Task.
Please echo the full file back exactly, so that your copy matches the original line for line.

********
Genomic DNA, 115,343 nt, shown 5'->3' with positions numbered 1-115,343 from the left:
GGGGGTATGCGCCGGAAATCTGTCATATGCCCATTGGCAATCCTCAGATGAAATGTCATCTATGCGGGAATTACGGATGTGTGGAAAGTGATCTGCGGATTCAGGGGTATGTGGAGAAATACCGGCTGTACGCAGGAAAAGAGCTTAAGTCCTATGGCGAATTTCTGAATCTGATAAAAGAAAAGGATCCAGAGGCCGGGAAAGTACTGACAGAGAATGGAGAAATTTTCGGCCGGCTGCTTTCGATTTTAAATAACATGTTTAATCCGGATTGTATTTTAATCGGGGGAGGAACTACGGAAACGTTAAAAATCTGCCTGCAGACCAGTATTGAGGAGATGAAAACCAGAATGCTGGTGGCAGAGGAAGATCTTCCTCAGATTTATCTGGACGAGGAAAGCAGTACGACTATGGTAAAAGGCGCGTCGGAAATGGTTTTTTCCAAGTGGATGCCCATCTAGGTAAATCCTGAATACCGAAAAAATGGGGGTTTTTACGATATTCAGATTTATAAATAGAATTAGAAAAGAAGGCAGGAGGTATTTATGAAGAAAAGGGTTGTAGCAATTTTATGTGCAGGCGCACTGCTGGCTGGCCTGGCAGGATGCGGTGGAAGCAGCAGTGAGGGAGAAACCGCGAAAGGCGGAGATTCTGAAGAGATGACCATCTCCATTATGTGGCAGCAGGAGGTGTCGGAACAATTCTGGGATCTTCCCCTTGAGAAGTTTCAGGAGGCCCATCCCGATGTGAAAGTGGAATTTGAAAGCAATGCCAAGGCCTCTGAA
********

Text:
Genomic DNA, 115,343 nt, shown 5'->3' with positions numbered 1-115,343 from the left:
GGGGGTATGCGCCGGAAATCTGTCATATGCCCATTGGCAATCCTCAGATGAAATGTCATCTATGCGGGAATTACGGATGTGTGGAAAGTGATCTGCGGATTCAGGGGTATGTGGAGAAATACCGGCTGTACGCAGGAAAAGAGCTTAAGTCCTATGGCGAATTTCTGAATCTGATAAAAGAAAAGGATCCAGAGGCCGGGAAAGTACTGACAGAGAATGGAGAAATTTTCGGCCGGCTGCTTTCGATTTTAAATAACATGTTTAATCCGGATTGTATTTTAATCGGGGGAGGAACTACGGAAACGTTAAAAATCTGCCTGCAGACCAGTATTGAGGAGATGAAAACCAGAATGCTGGTGGCAGAGGAAGATCTTCCTCAGATTTATCTGGACGAGGAAAGCAGTACGACTATGGTAAAAGGCGCGTCGGAAATGGTTTTTTCCAAGTGGATGCCCATCTAGGTAAATCCTGAATACCGAAAAAATGGGGGTTTTTACGATATTCAGATTTATAAATAGAATTAGAAAAGAAGGCAGGAGGTATTTATGAAGAAAAGGGTTGTAGCAATTTTATGTGCAGGCGCACTGCTGGCTGGCCTGGCAGGATGCGGTGGAAGCAGCAGTGAGGGAGAAACCGCGAAAGGCGGAGATTCTGAAGAGATGACCATCTCCATTATGTGGCAGCAGGAGGTGTCGGAACAATTCTGGGATCTTCCCCTTGAGAAGTTTCAGGAGGCCCATCCCGATGTGAAAGTGGAATTTGAAAGCAATGCCAAGGCCTCTGAA